A Treatment Day with RSD/CRPS, “The Suicide Disease”

By Jenny Coffey

The nurse smiled as she calls my name. We walk down the hall and into a bay where of course there was a gown. “Opening in the back please,” she smiled and said, then drew the curtain. I could hear her around the other side asking if I needed any help as I gingerly removed my clothing to place this cold blue and white gown on, leaving little for modesty and much for cold air. 

Inside my nerves feel like fluttering butterflies from my navel to my throat, an almost overwhelming sensation. I took a few deep breaths as another nurse came in to hang a bag of IV fluids. I looked at her and smiled and asked “What flavor is today?” She stopped and looked at me and said “Well, it's kind of salty,” and I stopped her and said “Oh, that means it's an ocean flavor, so that works for me.” The nurses smiled and laughed, telling me how much they loved my attitude. Inside there's a battle to keep that attitude to not give in to the dark and feelings, but to sit in that chair and think that yet again, here come the needles, one to the chest and  into the port. That port was supposed to be inside me for one year; that was over three years ago and now it seems I will face lifelong infusions, and with that a lifelong port. 

The nurse is impressed because I'm using the “myID” application on my phone and wearing an emergency alert band, as this is something my overprotective son insisted that I have. I love him greatly for what he does and it's a great subject. The nurse was so impressed that it garnered the attention of other nurses, who all came over to take a look. I had to laugh a little because the nurse said she was feeling as if she was neglecting me, because normally she has to ask a lot of questions, but I had supplied her with all the answers and a convenient little laugh on my phone. Using technology we can sometimes make our lives a little bit easier, especially when we are the “train wreck” patient. Don’t take that comment as a self negative, as it is for me a term of endearment. I am that complicated patient with more acronyms and diagnostic codes under my name than most twice my age. If you don’t have fun with things like this it can get depressing. 

The nurses place the masks on themselves and me preparing to access my port. They give me medication that should make things a little easier for me. This time they're going to put needles into my abdomen and directly into a bundle branch of nerves in the attempt to get my malfunctioning tram flap reconstruction the stop squeezing my heart, lung, stomach, and diaphragm, causing scary situations. Sometimes I feel as if I'm breathing through a straw. Maybe that's giving it too much credit; sometimes it feels as if I'm breathing through a stir stick for coffee. I make it a point to show off my socks because in my sick sense of humor I find it amusing to wear fun socks that the nurses will see, so why not give them something a little fun to look at.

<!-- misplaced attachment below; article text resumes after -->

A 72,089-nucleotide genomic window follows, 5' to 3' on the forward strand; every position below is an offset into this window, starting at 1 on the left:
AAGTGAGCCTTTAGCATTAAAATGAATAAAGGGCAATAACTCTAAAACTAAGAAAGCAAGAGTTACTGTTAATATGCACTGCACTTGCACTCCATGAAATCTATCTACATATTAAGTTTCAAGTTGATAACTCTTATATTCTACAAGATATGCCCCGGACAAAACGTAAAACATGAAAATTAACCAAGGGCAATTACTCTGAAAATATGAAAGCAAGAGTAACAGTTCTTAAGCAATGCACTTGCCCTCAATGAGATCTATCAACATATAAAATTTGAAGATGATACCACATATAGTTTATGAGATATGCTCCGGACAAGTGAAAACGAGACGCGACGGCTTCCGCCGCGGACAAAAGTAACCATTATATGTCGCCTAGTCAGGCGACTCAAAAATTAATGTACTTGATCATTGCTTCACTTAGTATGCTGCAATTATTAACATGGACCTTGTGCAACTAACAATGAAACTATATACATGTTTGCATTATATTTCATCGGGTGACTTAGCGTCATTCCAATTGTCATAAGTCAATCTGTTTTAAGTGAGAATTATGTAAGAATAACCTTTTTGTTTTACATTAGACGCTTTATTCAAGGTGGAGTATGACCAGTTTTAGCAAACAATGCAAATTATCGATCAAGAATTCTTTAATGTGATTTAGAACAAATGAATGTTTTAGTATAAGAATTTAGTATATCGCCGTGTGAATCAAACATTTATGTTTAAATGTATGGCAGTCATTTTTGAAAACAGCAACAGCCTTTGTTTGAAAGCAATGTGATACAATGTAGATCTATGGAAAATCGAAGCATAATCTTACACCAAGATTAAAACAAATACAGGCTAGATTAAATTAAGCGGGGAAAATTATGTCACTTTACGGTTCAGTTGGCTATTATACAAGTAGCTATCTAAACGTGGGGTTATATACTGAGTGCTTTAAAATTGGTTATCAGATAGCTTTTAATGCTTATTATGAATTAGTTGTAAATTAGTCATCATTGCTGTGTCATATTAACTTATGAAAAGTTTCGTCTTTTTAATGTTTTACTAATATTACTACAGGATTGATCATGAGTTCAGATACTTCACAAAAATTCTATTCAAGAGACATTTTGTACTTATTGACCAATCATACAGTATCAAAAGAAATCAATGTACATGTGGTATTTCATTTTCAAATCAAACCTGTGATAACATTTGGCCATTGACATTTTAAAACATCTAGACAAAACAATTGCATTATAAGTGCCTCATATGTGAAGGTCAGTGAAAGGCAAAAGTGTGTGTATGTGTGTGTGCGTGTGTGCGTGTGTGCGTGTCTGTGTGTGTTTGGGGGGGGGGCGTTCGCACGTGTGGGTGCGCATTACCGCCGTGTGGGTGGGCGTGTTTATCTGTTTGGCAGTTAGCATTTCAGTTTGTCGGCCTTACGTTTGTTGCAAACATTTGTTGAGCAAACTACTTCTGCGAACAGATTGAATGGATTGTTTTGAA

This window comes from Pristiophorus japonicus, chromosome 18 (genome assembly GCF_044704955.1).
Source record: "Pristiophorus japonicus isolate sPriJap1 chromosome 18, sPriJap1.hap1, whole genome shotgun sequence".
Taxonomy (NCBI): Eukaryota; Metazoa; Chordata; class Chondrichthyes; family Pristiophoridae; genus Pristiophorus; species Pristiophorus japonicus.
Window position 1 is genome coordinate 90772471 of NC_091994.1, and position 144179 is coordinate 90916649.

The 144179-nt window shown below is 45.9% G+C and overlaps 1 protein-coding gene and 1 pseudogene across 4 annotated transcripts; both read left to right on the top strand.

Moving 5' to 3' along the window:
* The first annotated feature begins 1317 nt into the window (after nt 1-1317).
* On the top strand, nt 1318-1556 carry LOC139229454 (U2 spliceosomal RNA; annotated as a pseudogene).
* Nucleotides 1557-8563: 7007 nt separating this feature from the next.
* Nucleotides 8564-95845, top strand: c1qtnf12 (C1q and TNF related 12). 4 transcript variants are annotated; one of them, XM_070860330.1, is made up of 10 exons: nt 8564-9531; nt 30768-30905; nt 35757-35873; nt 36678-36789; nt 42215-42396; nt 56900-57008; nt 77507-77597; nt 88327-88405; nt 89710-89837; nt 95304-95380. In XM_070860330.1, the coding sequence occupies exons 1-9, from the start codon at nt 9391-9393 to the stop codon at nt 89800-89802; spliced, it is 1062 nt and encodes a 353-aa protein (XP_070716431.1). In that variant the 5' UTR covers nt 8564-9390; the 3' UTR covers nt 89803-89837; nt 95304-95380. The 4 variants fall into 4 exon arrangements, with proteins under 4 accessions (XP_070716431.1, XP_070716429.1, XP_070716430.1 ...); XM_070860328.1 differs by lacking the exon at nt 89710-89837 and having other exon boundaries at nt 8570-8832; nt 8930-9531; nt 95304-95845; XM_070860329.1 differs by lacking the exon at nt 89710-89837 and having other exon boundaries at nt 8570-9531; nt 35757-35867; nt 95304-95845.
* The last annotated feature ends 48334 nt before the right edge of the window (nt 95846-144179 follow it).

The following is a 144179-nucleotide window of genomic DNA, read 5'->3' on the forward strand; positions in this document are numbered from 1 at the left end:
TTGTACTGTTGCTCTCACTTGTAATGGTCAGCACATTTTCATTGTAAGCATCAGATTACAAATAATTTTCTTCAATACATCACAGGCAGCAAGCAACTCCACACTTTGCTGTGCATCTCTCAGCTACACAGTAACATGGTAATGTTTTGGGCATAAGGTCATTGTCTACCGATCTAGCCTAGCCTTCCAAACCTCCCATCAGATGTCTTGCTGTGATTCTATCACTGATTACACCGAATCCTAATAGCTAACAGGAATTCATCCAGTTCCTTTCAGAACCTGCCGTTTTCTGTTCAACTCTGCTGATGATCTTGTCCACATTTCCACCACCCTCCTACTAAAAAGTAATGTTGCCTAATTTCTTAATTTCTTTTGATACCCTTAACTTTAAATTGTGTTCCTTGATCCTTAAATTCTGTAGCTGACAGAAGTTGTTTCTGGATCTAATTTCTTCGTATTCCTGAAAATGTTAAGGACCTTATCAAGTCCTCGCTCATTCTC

It's hard to know that you have a form of dystrophy that affects the neuropathic system of your body, and to know that it can do damage to organs and shorten life expectancy. I guess in a way it also gives us an advantage because those of us who have this rare disease, I think get a little bit more out of life. We see the little things more clearly than others, and in that we find that the simple pleasures are the ones that are most important. 

You find the little tricks to try and help you get through your day and be able to have quality in it. For me as a writer that means laying in bed using my computer and talking to it, hoping that it's going to type my words correctly and not give me an interesting spell checking moment. I've had my fair share of those and I'm sure that I will have more in the future which can sometimes be pretty amusing. 

I really enjoyed when the doctor came in. I smiled at him and admired that his lead suit was not the customary black, but was a beautiful starscape, an astronomical work of art in lead that he would wear inside the procedure room to protect himself from radiation. The amount of radiation that these staff members often expose themselves to are quite high, and it's really neat when you see somebody having a little bit of fun with some of the protective wear . 

I've had blocks done in many forms, from rectus sheath to paravertebral, and I've had lesioning and ablations. I honestly can't say how many. Over the years of trying to find treatments and cures for what ails this broken body, there has been failure after failure. 

Sometimes you're left feeling as though you've been the victim of some type of barbaric ancient treatment. Far too many times I've laid in a bed and screamed and cried uncontrollably because the pain was worse than any pain I've ever felt before. You see these blocks are injected directly into the nerves. Imagine a raw nerve with a knife in it. Now imagine that they're pushing fluid into it, even though it's not meant to really hold that. So that's pressure, and I have to say that I was afraid. A normal sense of fear that anybody would have when they're going to a new place with a new doctor for a procedure, and hoping that it's going to go well.